communication strategy present eng

Information about communication strategy present eng

Published on April 9, 2008

Author: Waldarrama

Source: authorstream.com

Content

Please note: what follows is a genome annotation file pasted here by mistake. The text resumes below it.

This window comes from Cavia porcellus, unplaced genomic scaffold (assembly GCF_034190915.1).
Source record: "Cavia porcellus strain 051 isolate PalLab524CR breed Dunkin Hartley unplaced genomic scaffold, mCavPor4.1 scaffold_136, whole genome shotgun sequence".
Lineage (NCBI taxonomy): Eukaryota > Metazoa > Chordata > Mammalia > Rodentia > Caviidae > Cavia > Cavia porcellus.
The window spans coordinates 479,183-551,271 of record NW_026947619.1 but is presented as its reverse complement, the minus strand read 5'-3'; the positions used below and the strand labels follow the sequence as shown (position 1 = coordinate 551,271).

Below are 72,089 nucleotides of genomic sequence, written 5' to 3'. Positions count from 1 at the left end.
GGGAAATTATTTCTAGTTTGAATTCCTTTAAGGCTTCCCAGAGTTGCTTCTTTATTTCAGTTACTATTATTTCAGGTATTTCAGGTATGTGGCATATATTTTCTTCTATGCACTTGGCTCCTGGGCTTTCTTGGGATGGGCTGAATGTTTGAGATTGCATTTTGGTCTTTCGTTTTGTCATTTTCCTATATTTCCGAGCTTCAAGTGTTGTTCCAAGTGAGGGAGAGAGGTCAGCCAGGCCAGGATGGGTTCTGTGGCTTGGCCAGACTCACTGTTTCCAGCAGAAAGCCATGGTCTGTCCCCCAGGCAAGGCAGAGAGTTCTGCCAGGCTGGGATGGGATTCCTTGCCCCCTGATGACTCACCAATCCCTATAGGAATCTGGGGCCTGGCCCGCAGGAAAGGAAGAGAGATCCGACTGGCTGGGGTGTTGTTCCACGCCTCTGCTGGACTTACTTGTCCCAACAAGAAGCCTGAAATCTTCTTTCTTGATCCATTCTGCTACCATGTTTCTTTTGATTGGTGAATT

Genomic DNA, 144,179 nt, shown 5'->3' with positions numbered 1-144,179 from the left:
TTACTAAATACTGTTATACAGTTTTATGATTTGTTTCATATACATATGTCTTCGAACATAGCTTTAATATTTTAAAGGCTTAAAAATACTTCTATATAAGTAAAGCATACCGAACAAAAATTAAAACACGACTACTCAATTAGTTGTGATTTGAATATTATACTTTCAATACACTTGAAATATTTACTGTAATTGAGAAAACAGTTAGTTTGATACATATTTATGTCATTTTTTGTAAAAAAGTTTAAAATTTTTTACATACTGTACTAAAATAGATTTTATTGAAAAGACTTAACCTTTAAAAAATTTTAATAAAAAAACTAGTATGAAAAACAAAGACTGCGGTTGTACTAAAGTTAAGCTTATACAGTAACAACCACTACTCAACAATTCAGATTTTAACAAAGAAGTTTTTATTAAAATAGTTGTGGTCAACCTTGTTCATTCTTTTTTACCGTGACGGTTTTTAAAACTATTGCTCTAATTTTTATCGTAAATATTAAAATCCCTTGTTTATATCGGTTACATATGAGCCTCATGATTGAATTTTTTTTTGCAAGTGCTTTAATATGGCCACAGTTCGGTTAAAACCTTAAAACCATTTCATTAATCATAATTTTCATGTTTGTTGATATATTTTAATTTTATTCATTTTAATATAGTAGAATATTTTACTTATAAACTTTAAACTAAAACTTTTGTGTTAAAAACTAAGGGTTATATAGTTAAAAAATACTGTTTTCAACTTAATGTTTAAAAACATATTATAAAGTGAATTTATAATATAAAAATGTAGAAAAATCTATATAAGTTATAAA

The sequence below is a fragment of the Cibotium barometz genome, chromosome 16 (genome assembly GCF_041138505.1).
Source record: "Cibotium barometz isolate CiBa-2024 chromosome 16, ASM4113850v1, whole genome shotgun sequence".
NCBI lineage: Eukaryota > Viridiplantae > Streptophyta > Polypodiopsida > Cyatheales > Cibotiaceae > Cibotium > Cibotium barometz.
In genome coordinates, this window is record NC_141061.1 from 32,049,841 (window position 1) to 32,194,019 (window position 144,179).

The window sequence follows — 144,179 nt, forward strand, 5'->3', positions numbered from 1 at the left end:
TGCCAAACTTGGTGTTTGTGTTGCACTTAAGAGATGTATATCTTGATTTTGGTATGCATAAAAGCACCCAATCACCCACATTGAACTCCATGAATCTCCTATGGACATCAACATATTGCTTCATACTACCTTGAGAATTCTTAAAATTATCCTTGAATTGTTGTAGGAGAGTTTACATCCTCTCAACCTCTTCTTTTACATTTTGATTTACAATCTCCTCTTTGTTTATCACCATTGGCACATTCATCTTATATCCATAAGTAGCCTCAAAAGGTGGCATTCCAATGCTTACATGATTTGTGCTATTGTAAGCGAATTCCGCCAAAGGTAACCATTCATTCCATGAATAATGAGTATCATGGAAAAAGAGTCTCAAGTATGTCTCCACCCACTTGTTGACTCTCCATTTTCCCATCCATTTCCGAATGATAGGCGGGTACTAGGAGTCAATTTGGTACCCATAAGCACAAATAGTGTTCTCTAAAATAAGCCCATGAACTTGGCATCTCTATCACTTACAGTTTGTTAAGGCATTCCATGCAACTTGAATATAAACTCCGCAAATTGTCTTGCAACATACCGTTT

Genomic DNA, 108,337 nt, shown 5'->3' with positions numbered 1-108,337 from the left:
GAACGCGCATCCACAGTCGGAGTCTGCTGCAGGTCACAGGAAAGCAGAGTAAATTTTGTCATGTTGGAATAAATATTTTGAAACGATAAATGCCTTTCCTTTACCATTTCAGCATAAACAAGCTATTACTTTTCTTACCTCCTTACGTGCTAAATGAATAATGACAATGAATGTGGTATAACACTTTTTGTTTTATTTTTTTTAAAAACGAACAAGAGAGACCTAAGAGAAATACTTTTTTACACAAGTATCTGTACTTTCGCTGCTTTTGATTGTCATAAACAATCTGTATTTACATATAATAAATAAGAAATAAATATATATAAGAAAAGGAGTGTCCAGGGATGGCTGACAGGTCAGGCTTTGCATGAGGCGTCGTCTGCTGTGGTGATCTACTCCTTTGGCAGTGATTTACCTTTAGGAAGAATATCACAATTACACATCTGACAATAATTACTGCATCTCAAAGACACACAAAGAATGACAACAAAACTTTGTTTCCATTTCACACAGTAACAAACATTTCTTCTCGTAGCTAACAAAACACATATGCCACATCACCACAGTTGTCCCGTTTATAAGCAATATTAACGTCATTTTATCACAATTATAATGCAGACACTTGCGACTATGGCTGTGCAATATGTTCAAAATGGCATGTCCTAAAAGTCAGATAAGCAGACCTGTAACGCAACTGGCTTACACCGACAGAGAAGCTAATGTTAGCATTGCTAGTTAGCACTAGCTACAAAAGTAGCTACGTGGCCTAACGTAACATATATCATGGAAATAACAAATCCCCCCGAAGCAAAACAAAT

Communication Strategies for Economic Forecasts and Policy Simulations :  Communication Strategies for Economic Forecasts and Policy Simulations Economic Modelling and Forecasting Project in Ukraine October, 2001 An Appropriate Communications Strategy is Key For Success:  An Appropriate Communications Strategy is Key For Success Preparing an economic outlook or policy simulation is of little value if there is a failure to effectively communicate the results The Guiding Principles:  The Guiding Principles Understand the Audience Define your Message Understand the Forecasting Tool Know the Material Applications of Macroeconomic Models:  Applications of Macroeconomic Models Baseline Economic Outlooks Alternative Scenarios Shock-Minus-Control Analysis Policy Simulations Economic Outlooks:  Economic Outlooks Understand the Audience Define the Message Understand the Forecasting Tool Know the Material Economic Outlooks Understand the Audience:  Economic Outlooks Understand the Audience It is essential to tailor communication to the needs and expertise of the audience Try to put yourself in the shoes of your audience Seek feedback on the effectiveness of the communication from the target audiences Economic Outlooks Government Sector: Typical Audiences:  Economic Outlooks Government Sector: Typical Audiences Internal Senior Management Peers in Other Departments Private Sector Senior Management Private Sector Analysts Media The Public Economic Outlooks Private Sector: Typical Audiences:  Economic Outlooks Private Sector: Typical Audiences Internal Senior Management Customers: Senior Management Customers: Analysts Media Economic Outlooks Understand the Audience:  Economic Outlooks Understand the Audience Audiences can usually be safely grouped together if they have similar needs and similar levels of expertise Review your assumptions about your audiences Effective communication begins with a thorough understanding of the audience Economic Outlooks Define the Message:  Economic Outlooks Define the Message The key is to have a clear understanding of your message Usually three to five Key Messages The Message must be tailored to the needs and characteristics of the audience Context is Crucial Economic Outlooks Understand the Tool (I):  Economic Outlooks Understand the Tool (I) Macroeconomic Models are only one tool used to prepare economic forecasts Other tools include time series analysis, leading indicators and ‘rules of thumb’ The model is not a perfect reflection of reality. Economic Outlooks Understand the Tool(II):  Economic Outlooks Understand the Tool(II) Econometric Model forecasts are based on a set of assumptions The assumptions are partly embodied in the forecasts of the exogenous variables How are you forecasting the exogenous variables? Judgement? Satellite Models? Assumptions are also embodied in adjustments to the stochastic equations when they are unable to capture special events ( e.g., strikes, policy changes). Economic Outlooks Understand the Tool(III):  Economic Outlooks Understand the Tool(III) Identify the Forecast Assumptions that are important for your audience Context is crucial The key forecast assumptions will depend upon your key messages and your audience The key assumptions must be communicated to the audience up front. Economic Outlooks Understand the Tool(IV):  Economic Outlooks Understand the Tool(IV) You will never be perfectly accurate Don’t spend time talking about the tool --only discuss the tool in response to questions or in technical forums Keep the discussion focussed on key assumptions and key messages Don’t be afraid to admit to failure -- be prepared to discuss what went wrong NEVER cling to an outdated forecast Economic Outlooks Know the Material:  Economic Outlooks Know the Material Be able to defend the key assumptions Know which assumptions are critical Be able to trace the causal path from key assumptions to important outcomes Discuss risks and assign probabilities Risks can be used to develop alternative scenarios Anticipate Questions Economic Outlooks Typical Communication Structure:  Economic Outlooks Typical Communication Structure I. Highlights II. Key Messages III. Exogenous Assumptions - discussed -defended IV. Causal Links to Key Outcomes V. Risks VI. Conclusion that repeats key messages Economic Outlooks Government Sector: Typical Audience Senior Management:  Economic Outlooks Government Sector: Typical Audience Senior Management Characteristics: No time Sensitive to political implications of outlook Risk Sensitive Low level of technical expertise Economic Outlooks Government Sector: Typical Audience Senior Management:  Economic Outlooks Government Sector: Typical Audience Senior Management Needs: Economic outlook for budget planning Economic outlook for policy design Economic outlook for political “heads up” Economic Outlooks Government Sector: Typical Audience Senior Management:  Economic Outlooks Government Sector: Typical Audience Senior Management Hardcopy Communication Design: Brief: two to three pages No technical content; no economic jargon No time for much discussion around assumptions or causal links Give greater than normal weight to Risk Assessment Economic Outlooks Private Sector: Typical Audience Customer Analysts:  Economic Outlooks Private Sector: Typical Audience Customer Analysts Characteristics: Time is available Moderate Degree of Technical Expertise Skeptical regarding forecast accuracy Little interest in technical details Economic Outlooks Private Sector: Typical Audience Customer Analysts:  Economic Outlooks Private Sector: Typical Audience Customer Analysts Needs: Timely forecast for their planning cycle Warning of adverse economic developments In-depth analysis for briefing their senior management Machine readable data for custom reports Economic Outlooks Private Sector: Typical Audience Customer Analysts:  Economic Outlooks Private Sector: Typical Audience Customer Analysts Hardcopy Communication Design: Publication: twenty pages of in-depth analysis plus executive summary Careful defence of assumptions In-depth tracing of causal links Careful assessment of risk Policy Simulations:  Policy Simulations Understand the Audience Define the Message Understand the Tool Know the Material Policy Simulations Define the Audience:  Policy Simulations Define the Audience It is essential to tailor communication to the needs and expertise of the audience Try to put yourself in the shoes of your audience Policy Simulations Government Sector: Typical Audiences:  Policy Simulations Government Sector: Typical Audiences Internal Senior Management Peers in Other Departments Often Confidential Policy Simulations Private Sector: Typical Audiences:  Policy Simulations Private Sector: Typical Audiences Internal Senior Management Customers: Senior Management Customers: Analysts Media Policy Simulations Define the Message:  Policy Simulations Define the Message Key messages are normally the impacts of the policy change Status quo is a policy option and often provides the baseline for impact measurement Provide Alternatives Analyze Risks to create boundaries around the impact Be Sensitive to the Political Context Policy Simulations Understand the Tool (I):  Policy Simulations Understand the Tool (I) Macroeconomic models are the tool of choice to generate policy simulations Other tools exist. The model is not a perfect reflection of reality. Policy Simulations Understand the Tool(II):  Policy Simulations Understand the Tool(II) Econometric Models are aggregated and coarse; reality is disaggregated and detailed. A careful understanding of the structure and dynamics of the model is crucial This understanding is partly based on standard shocks Modelling a policy initiative often requires adjusting existing equations Policy Simulations Understand the Tool(III):  Policy Simulations Understand the Tool(III) Avoid the use of judgement Watch for unintended consequences; example: Canada doubles taxes on cigarettes and smuggling explodes Markets work Try to anticipate surprises Provide alternatives Policy Simulations Know the Material:  Policy Simulations Know the Material Be able to defend the modelling of the policy changes Be able to trace the causal path from key assumptions to important outcomes Be able to discuss risks with assigned probabilities Buttress policy recommendations with evidence from other tools The Communications Strategy for Economic Outlooks at the Conference Board of Canada (I):  The Communications Strategy for Economic Outlooks at the Conference Board of Canada (I) Audiences Customers: Senior Management Customers: Analysts Media Audience: Customers, Senior Management:  Audience: Customers, Senior Management No time Risk Sensitive Low level of technical expertise Need outlooks to critique business plans received from staff Audience: Customers, Analysts:  Audience: Customers, Analysts Time is available for analysis Moderate level of technical expertise Need outlooks to prepare and update business plans and brief senior management on latest developments Some need data in a very timely fashion and in machine readable format Audience: Media:  Audience: Media Work to immediate deadlines No time for analysis No technical expertise Need one key message delivered in a fashion easily understood by the general public The Communications Strategy for Economic Outlooks at the Conference Board of Canada (II):  The Communications Strategy for Economic Outlooks at the Conference Board of Canada (II) Communication Vehicles (Chronological Order) On-line data delivery Forecast Executive Summary delivered on-line Forecast Executive Summary mailed Outlook Publication mailed continued…. Slide37:  Communication Vehicles (Chronological Order) Press Release Technical Forecasting Seminar Economic Outlook Conferences Communication Vehicle: On-Line Forecast Data Delivery:  Communication Vehicle: On-Line Forecast Data Delivery Audience: More sophisticated analysts in government and working for large corporations Needs fulfilled: - timely access to information - machine-readable data which can be fed into an automated business planning process Communication Vehicle: Forecast Executive Summary Delivered On-Line:  Communication Vehicle: Forecast Executive Summary Delivered On-Line Audiences: a) More sophisticated analysts in government and working for large corporations b) Senior Management with on-line expertise Need fulfilled: timely access to summary description of the outlook Communication Vehicle: Forecast Executive Summary Mailed:  Communication Vehicle: Forecast Executive Summary Mailed Audiences: a) Analysts in government and working for large corporations b) Senior Management Need fulfilled: summary description of the outlook Communication Vehicle: Outlook Publication Mailed:  Communication Vehicle: Outlook Publication Mailed Audience: -Analysts in government and working for large corporations Need fulfilled: in-depth analysis of the outlook used to tune business plans at the sectoral level and justify business plans to senior management Communication Vehicle: Press Release:  Communication Vehicle: Press Release Audience: Media Need fulfilled: ability to provide important information to their customers Communication Vehicle: Economic Outlook Seminars and Conferences:  Communication Vehicle: Economic Outlook Seminars and Conferences Audiences: Senior Management; Analysts; Media Need fulfilled: ability to interact personally with senior Conference Board Staff Communication Resources at the Conference Board of Canada:  Communication Resources at the Conference Board of Canada Forecast Specialists On-line support staff Editors Layout designers Mailroom Spokespersons Media Relations Conference Support Staff Communication Training at the Conference Board of Canada:  Communication Training at the Conference Board of Canada Writing Skills Presentation Skills Media Training An Example of an Outlook Presentation:  An Example of an Outlook Presentation Audience: Financial Planners - moderately sophisticated - need the outlook for planning purposes - need the ability to ask questions - risk sensitive - special interest in interest rates and the exchange rate Key Messages:  Key Messages About the impact of the terrorist attack About the probability of a full-blown recession About the importance of Confidence and the high degree of risk around the outlook Tragedy,Confidence & The Future Planning for a Very Uncertain 2002:  Tragedy,Confidence & The Future Planning for a Very Uncertain 2002 CS Co-Op and CS Alterna Bank Strategic Planning Retreat September 29, 2001 Paul M. Darby Director, Economic Forecasting What We Will Talk About:  What We Will Talk About Economic growth is very slow— but full-blown recession very unlikely How will that affect your customers and business? The importance of Confidence The outlook is risky Prospects Outside Canada 2002:  Prospects Outside Canada 2002 Extreme uncertainty after terrorist attacks U.S. slowdown a reality, but no full-blown “R” in 2001; growth strengthens in 2002 Japan remains mired in difficulties Europe just holding its own Some Basic Facts About September 11, 2001 Terrorist Attack:  Some Basic Facts About September 11, 2001 Terrorist Attack Huge loss of life will affect many thousands Total losses in the range of $60 billion, three times L.A. earthquake or Hurricane Andrew Economic aid pledged so far will cover most of the financial losses Service sector hardest hit with little recovery of losses United States: Real GDP Growth (annual per cent change):  United States: Real GDP Growth (annual per cent change) Sources: Regional Financial Associates; The Conference Board of Canada. U.S. Consumer Confidence (1985=100):  U.S. Consumer Confidence (1985=100) Source: The Conference Board Inc. Canada’s Outlook 2002 Highlights:  Canada’s Outlook 2002 Highlights Modest growth of about 2.0 per cent Interest rates up Q3/02 onward; C$ weak Monetary and fiscal policy highly stimulative Negative risk is far higher than normal What is A “Full-Blown” Recession? Quarterly GDP Growth Rates—Canada 1989-1993:  What is A “Full-Blown” Recession? Quarterly GDP Growth Rates—Canada 1989-1993 Source: The Conference Board Inc. What’s in Our Current Outlook? Quarterly Growth Canada 1999–2002:  What’s in Our Current Outlook? Quarterly Growth Canada 1999–2002 Sources: The Conference Board of Canada; Statistics Canada. Inflation Risk Rising in Late 2002:  Inflation Risk Rising in Late 2002 We reached full employment in 2001. But given the employment losses in recent months we are now running under potential! As we bounce back, especially in 2003+, domestically induced inflation risk will rise. The currency will rise if interest rate spreads have to be widened to reduce inflation concerns. Interest Rates (90-Day T-Bill) Quarterly 1991–02:  Interest Rates (90-Day T-Bill) Quarterly 1991–02 Sources: Economy.com; CBoC; Statistics Canada. U.S. Canada Consumer Price Inflation Canada 1992–01:  Consumer Price Inflation Canada 1992–01 Sources: The Conference Board of Canada; Statistics Canada. Target for Core Inflation is 1 to 3 per cent Exchange Rate 1992–02 U.S. cents per Canadian dollar:  Purchasing Power Parity Exchange Rate 1992–02 U.S. cents per Canadian dollar Sources: The Conference Board of Canada; Statistics Canada. Real Export Growth—Goods Canada 1991–02:  Real Export Growth—Goods Canada 1991–02 Sources: The Conference Board of Canada; Statistics Canada. Real Government Spending on Goods and Services Canada 1992–02:  Real Government Spending on Goods and Services Canada 1992–02 Sources: The Conference Board of Canada; Statistics Canada. Gains in Total Employment (000s) Canada January 1998 – August 2001:  Gains in Total Employment (000s) Canada January 1998 – August 2001 Sources: The Conference Board of Canada; Statistics Canada. Unemployment Rate 1992–02:  Unemployment Rate 1992–02 Sources: The Conference Board of Canada; Statistics Canada. NAIRU Consumers’ Income Prospects:  Consumers’ Income Prospects 2001/02 PIT collections actually decline— “2001 is one of those rare moments in history where a huge dose of fiscal stimulus is actually occurring at the exact point that it is most needed.” Also, real wages and salaries are rising. Public sector pay administration takes a turn to “normal”. Provincial PIT Cuts, 2001 Budgets:  Provincial PIT Cuts, 2001 Budgets NF 30.0 30.0 25.0 0.6 PEI 10.2 14.3 14.3 1.1 NS - - - - NB 20.0 25.5 8.5 0.3 QC 1,000.0 1,133.0 1,167.0 1.4 ON 1,782.5 955.0 1,035.0 0.8 MB 49.5 97.0 41.0 0.5 SK 145.9 170.9 46.7 1.0 AB 181.0 864.0 - 0.7 BC 50.0 1,350.0 1,500.0 3.4 Total $3,269.1 $4,639.7 $3,837.5 2000 2001 2002 Cum./GDP’02 Federal PIT Cuts (% of GDP) November 2000 Mini-Budget:  Federal PIT Cuts (% of GDP) November 2000 Mini-Budget NF 42.0 90.0 1.0 PEI 12.0 27.0 1.2 NS 67.0 147.0 0.9 NB 88.0 192.0 1.4 QC 764.0 1680.0 1.1 ON 1476.0 3251.0 1.1 MB 117.0 256.0 1.1 SK 100.0 218.0 0.9 AB 377.0 831.0 0.9 BC 447.0 986.0 1.1 Total $3,490.0 $7,678.0 2000 2001 Cum./GDP’01 Real Disposable Income Growth Canada 1992–02:  Real Disposable Income Growth Canada 1992–02 Sources: The Conference Board of Canada; Statistics Canada. Index of Consumer Attitudes Canada 1988:1–2001:3 S.A.(1991=100):  Index of Consumer Attitudes Canada 1988:1–2001:3 S.A.(1991=100) Source: The Conference Board of Canada. Real Consumption Spending Canada 1991–02:  Real Consumption Spending Canada 1991–02 Sources: The Conference Board of Canada; Statistics Canada. Index of Business Confidence 1985:1 to 2001:3 SA (1991=100):  Index of Business Confidence 1985:1 to 2001:3 SA (1991=100) Source: The Conference Board of Canada. Preliminary Data N=80 Real Business Investment Growth (Canada 1991–02):  Real Business Investment Growth (Canada 1991–02) Sources: The Conference Board of Canada; Statistics Canada. Real GDP Growth Rate Canada 1992–02:  Real GDP Growth Rate Canada 1992–02 Sources: The Conference Board of Canada; Statistics Canada. Heading Into 2002 . . . Plan on the mood improving slowly:  Heading Into 2002 . . . Plan on the mood improving slowly Consumer spending struggles to hold up Disposable income growth still good Business investment is improving a bit Government adds to economy Something to Think About in 2001-02 :  Something to Think About in 2001-02 Slower US growth means little inflation risk in short term even at “full employment” Short-term real interest rates are very low Modest employment gains in a tight “underlying” labour market IT inventory and capacity still key risk elements Something to Think About in 2002 :  Something to Think About in 2002 It’s Been a Very Tough Fall in 2001. Business from U.S. customers, and in the hospitality industry and transportation industries in Canada, has been very hard hit. All the risk is on the downside at the moment related to military and security issues. Slide77:  www.conferenceboard.ca To Conclude… :  To Conclude… Understand the Audience Define your Message Understand the Forecasting Tool Know the Material